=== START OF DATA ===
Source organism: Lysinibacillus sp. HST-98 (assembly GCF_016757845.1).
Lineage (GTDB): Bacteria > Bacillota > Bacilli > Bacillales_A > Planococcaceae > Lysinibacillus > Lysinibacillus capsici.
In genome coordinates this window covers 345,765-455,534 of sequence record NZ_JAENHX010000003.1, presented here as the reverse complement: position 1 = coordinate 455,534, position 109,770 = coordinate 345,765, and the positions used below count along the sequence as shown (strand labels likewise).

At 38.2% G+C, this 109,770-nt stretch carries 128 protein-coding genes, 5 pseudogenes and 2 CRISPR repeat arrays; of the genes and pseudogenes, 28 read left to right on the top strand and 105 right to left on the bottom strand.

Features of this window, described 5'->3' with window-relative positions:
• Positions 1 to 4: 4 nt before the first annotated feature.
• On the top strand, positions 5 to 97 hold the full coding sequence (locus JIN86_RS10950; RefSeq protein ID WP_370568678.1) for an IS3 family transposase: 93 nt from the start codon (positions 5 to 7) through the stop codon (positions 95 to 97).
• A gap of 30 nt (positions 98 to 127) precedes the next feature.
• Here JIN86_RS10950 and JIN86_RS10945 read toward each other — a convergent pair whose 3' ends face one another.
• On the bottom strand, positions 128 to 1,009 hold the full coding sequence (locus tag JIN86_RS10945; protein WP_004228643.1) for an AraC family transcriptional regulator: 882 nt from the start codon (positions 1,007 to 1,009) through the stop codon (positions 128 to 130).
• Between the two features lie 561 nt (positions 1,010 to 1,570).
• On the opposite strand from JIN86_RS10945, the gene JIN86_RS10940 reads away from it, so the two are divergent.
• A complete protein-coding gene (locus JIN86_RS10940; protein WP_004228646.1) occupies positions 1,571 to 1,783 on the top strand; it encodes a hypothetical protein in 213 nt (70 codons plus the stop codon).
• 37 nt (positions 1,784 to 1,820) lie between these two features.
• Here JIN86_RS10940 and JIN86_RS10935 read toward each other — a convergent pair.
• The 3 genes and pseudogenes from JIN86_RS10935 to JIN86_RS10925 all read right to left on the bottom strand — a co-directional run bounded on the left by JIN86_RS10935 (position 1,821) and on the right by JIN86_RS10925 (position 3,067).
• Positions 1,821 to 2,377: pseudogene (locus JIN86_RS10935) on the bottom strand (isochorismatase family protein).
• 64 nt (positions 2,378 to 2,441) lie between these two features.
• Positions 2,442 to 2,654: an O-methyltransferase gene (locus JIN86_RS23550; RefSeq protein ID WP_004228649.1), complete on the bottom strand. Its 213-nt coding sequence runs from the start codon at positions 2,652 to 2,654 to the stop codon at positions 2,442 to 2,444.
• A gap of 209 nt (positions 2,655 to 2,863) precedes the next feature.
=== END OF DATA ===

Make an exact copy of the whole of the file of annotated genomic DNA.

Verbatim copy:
Source organism: Lysinibacillus sp. HST-98 (assembly GCF_016757845.1).
Lineage (GTDB): Bacteria > Bacillota > Bacilli > Bacillales_A > Planococcaceae > Lysinibacillus > Lysinibacillus capsici.
In genome coordinates this window covers 345,765-455,534 of sequence record NZ_JAENHX010000003.1, presented here as the reverse complement: position 1 = coordinate 455,534, position 109,770 = coordinate 345,765, and the positions used below count along the sequence as shown (strand labels likewise).

At 38.2% G+C, this 109,770-nt stretch carries 128 protein-coding genes, 5 pseudogenes and 2 CRISPR repeat arrays; of the genes and pseudogenes, 28 read left to right on the top strand and 105 right to left on the bottom strand.

Features of this window, described 5'->3' with window-relative positions:
• Positions 1 to 4: 4 nt before the first annotated feature.
• On the top strand, positions 5 to 97 hold the full coding sequence (locus JIN86_RS10950; RefSeq protein ID WP_370568678.1) for an IS3 family transposase: 93 nt from the start codon (positions 5 to 7) through the stop codon (positions 95 to 97).
• A gap of 30 nt (positions 98 to 127) precedes the next feature.
• Here JIN86_RS10950 and JIN86_RS10945 read toward each other — a convergent pair whose 3' ends face one another.
• On the bottom strand, positions 128 to 1,009 hold the full coding sequence (locus tag JIN86_RS10945; protein WP_004228643.1) for an AraC family transcriptional regulator: 882 nt from the start codon (positions 1,007 to 1,009) through the stop codon (positions 128 to 130).
• Between the two features lie 561 nt (positions 1,010 to 1,570).
• On the opposite strand from JIN86_RS10945, the gene JIN86_RS10940 reads away from it, so the two are divergent.
• A complete protein-coding gene (locus JIN86_RS10940; protein WP_004228646.1) occupies positions 1,571 to 1,783 on the top strand; it encodes a hypothetical protein in 213 nt (70 codons plus the stop codon).
• 37 nt (positions 1,784 to 1,820) lie between these two features.
• Here JIN86_RS10940 and JIN86_RS10935 read toward each other — a convergent pair.
• The 3 genes and pseudogenes from JIN86_RS10935 to JIN86_RS10925 all read right to left on the bottom strand — a co-directional run bounded on the left by JIN86_RS10935 (position 1,821) and on the right by JIN86_RS10925 (position 3,067).
• Positions 1,821 to 2,377: pseudogene (locus JIN86_RS10935) on the bottom strand (isochorismatase family protein).
• 64 nt (positions 2,378 to 2,441) lie between these two features.
• Positions 2,442 to 2,654: an O-methyltransferase gene (locus JIN86_RS23550; RefSeq protein ID WP_004228649.1), complete on the bottom strand. Its 213-nt coding sequence runs from the start codon at positions 2,652 to 2,654 to the stop codon at positions 2,442 to 2,444.
• A gap of 209 nt (positions 2,655 to 2,863) precedes the next feature.